Some days I have a love/hate relationship with social media. There are simply too many things to read and not enough time in the day, especially while I’m trying to grow my consulting business and regain my sanity after years in the non-profit health system universe. It was with great dread that I read Mr. H’s comment on Twitter upping its character limit from 140 to 10,000. I have a hard time keeping up with the current twitterverse, where people are forced to parse their thoughts. I can’t imagine what things will become. I know I had to think more along the lines of Haiku than Soliloquy when posting and that was a challenge. We’ll have to see how it flows once the change becomes real.
Crushed by alligator: W58.03XA
One of my clients is arriving at the ICD-10 dance a little late. Although they thought they had been preparing, they lost some key resources and really aren’t sure where they stand. I would bet that they’re fairly representative of small-ish physician owned practices across the country. They aren’t large enough to have dedicated resources, so ICD-10 became “other duties as assigned” for members of the practice. Once those resources moved on, they were in a bind.
I have to give them full credit, though, for realizing that they have an issue and reaching out for help. My first task was to go through the former employees’ computer files (which thankfully the office kept copies of) and identify any ICD-10 preparedness work or documentation that already existed. There was actually a decent amount of material – especially vendor documentation, a couple of partially completed assessment matrixes, and a library of vendor contacts.
I reached out to their EHR vendor and found that they were already offering an ongoing series of webinars. It’s a specialty-specific EHR that I hadn’t worked with previously, so I signed up. At first, I was skeptical because the webinar started late (normally a black mark in my book). However, my opinion started to turn when I realized that they had already placed ICD-10 under the hood of the application almost a year ago. Since it’s a hosted product, the client just has to open a support ticket to get it turned on. Whenever they’re ready, the client can start with dual coding workflows.
The conversion will occur by payer, and based on an effective date of 10/1, so it doesn’t hurt anyone to go ahead and get ICD-10 going. Once the switched is flipped, providers will see an extra column in their diagnosis grid that will hold the ICD-10 codes. Additionally, when selecting an assessment, they’ll be prompted for laterality (right, left, bilateral, unspecified) on applicable diagnoses before they can make their final selections. That all looked pretty good.
I wasn’t impressed, however, by how the providers have to modify their custom lists for past medical history and assessments to associate ICD-10 codes. This provider mapping has to be done through the practice management system. Although they have embedded crosswalks to assist, it doesn’t look like the mapping process shows the native ICD-10 descriptions but rather just the ICD-9 ones. For me as a physician, it would be difficult to trust the mapping without being able to see the native description. Additionally, when walking through the provider mapping process, some diagnoses didn’t appear to have bilateral as a choice even though right, left, and unspecified were present.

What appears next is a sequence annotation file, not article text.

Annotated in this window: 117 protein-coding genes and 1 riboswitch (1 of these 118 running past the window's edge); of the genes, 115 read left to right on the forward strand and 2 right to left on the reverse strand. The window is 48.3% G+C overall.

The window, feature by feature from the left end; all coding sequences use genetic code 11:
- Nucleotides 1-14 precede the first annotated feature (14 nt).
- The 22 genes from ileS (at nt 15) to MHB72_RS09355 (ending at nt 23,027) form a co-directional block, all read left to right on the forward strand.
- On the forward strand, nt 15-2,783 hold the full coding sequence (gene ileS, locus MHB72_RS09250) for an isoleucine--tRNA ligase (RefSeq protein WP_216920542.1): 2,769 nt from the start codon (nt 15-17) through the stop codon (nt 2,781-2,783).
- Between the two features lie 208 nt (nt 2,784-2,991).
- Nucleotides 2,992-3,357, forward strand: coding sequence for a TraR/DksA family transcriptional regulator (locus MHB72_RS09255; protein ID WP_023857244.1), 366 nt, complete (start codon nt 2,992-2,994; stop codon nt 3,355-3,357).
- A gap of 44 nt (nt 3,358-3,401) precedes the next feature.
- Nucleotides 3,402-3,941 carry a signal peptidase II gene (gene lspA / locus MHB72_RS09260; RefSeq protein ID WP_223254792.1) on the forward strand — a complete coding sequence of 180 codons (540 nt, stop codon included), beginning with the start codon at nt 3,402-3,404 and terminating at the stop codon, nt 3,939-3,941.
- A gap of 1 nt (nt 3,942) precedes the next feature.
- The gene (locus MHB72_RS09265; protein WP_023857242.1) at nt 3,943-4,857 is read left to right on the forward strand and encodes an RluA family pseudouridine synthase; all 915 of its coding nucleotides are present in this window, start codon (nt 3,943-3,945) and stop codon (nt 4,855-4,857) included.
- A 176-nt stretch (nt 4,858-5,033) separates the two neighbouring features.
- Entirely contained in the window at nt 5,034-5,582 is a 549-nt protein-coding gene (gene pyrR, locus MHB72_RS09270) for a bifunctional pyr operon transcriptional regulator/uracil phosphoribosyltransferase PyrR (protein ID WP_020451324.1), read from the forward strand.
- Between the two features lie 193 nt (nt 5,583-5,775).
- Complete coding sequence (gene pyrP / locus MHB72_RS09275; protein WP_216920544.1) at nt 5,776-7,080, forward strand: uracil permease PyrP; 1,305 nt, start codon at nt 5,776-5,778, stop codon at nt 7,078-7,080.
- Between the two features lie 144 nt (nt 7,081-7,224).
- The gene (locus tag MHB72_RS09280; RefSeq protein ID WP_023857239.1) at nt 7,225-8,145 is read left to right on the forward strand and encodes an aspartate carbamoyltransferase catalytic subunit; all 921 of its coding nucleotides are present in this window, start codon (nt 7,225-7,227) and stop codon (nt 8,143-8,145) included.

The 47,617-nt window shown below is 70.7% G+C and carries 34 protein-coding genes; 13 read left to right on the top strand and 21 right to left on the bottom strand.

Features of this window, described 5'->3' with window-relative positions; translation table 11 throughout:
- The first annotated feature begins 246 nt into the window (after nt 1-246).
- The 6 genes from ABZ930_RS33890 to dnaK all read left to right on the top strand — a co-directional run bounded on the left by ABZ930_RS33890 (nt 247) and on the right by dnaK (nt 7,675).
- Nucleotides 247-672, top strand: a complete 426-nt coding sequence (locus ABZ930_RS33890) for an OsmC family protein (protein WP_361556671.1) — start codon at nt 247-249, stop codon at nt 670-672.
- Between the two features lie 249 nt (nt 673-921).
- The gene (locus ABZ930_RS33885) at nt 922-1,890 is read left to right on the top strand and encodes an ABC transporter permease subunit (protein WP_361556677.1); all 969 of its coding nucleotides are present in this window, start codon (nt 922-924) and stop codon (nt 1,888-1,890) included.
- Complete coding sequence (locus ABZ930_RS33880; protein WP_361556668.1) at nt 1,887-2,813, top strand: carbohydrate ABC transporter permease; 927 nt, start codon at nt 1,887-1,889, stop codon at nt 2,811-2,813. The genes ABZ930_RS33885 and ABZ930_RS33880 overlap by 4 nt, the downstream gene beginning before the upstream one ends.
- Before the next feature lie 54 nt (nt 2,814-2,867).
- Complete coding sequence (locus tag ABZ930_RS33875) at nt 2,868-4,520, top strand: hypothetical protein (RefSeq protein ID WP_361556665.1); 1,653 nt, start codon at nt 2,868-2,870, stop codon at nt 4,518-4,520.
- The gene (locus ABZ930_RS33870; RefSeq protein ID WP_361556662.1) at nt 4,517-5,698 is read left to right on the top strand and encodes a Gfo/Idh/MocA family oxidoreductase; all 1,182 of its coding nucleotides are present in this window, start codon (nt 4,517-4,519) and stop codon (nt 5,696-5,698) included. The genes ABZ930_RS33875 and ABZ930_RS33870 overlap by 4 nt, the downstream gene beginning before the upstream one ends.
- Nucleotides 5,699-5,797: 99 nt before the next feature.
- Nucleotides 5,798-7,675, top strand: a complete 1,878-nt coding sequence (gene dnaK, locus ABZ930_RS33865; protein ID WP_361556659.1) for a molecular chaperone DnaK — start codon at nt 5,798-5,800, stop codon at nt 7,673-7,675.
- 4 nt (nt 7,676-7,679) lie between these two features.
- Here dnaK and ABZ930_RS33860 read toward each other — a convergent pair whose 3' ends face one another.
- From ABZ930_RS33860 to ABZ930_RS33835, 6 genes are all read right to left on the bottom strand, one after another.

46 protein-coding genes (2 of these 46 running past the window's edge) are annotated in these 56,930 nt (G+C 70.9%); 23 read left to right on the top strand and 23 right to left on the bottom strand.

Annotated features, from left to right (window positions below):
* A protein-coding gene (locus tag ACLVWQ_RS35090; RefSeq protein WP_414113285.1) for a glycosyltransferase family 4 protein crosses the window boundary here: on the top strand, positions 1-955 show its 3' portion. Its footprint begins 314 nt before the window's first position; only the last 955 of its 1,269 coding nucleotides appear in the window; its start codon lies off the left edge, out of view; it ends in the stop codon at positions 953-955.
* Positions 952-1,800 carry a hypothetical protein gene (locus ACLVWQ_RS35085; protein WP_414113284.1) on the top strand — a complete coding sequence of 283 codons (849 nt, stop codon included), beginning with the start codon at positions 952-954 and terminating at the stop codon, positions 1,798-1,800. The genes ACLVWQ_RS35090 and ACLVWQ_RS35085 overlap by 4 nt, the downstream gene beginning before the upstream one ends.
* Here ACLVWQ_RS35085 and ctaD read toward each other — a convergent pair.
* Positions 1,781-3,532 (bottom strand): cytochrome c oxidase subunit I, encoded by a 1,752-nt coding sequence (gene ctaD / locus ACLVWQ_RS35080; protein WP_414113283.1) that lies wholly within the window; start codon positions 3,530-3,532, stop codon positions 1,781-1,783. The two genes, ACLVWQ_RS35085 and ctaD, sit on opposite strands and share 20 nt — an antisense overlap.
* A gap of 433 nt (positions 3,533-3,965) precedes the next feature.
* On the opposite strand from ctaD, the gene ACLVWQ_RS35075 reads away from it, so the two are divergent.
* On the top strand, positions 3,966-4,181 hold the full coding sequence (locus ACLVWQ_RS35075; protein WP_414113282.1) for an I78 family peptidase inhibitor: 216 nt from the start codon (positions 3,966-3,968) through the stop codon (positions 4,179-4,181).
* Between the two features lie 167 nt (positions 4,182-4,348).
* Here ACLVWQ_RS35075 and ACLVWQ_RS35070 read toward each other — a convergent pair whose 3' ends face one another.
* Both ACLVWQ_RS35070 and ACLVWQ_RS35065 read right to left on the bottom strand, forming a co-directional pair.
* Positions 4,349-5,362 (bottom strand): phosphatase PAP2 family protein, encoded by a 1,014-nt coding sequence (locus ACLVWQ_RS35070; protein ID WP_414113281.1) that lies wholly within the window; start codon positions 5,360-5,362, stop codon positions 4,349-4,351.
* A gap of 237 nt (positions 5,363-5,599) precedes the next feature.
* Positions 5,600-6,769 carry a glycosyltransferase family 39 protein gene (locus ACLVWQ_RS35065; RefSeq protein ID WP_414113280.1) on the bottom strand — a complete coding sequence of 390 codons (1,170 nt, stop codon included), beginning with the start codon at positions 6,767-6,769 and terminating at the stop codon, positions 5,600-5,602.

They offered interactive question and answer time after the formal presentation. The attendees were pretty quiet, despite there being a number of them dialed in. It was difficult to tell whether they had no questions because they were: a) deer in the headlights; b) confident in the workflow; or c) tuned out and just attending the webinar because someone told them to. The vendor did provide a document with frequently asked questions that was pretty solid, explaining the testing processes they’ve used and their plans for handling billing should something go dramatically wrong on October 1.
I found it interesting that in the FAQ they admitted that they had to use third-party development resources to help meet the timeline. Additionally, they said that their clearinghouse is positioned to provide additional support should there be any issues with claims submission. They also explained in the document that they’ve been using SNOMED coding all along and that is the intermediary by which they are going to transition the ICD codes. The FAQ document also made it clear that they anticipate there may be some downstream issues with payers having “varying levels of preparedness for the deadline.”
Having come from the client-server, self-hosted world, I appreciated the fact that the vendor has done significant claims testing that individual customers do not have to repeat. The vendor uses a single clearinghouse, so I’m sure that made the testing a bit easier than it might have been. I feel pretty confident this client will be OK from a technology standpoint, but am planning some face-to-face provider education as well as structured practice sessions in their test environment. I’m already looking for funny scenarios to break up the monotony of training and found this one today: Z63.1: Problems in relationships with in-laws.
What’s your favorite new ICD-10 code? Email me.
Email Dr. Jayne.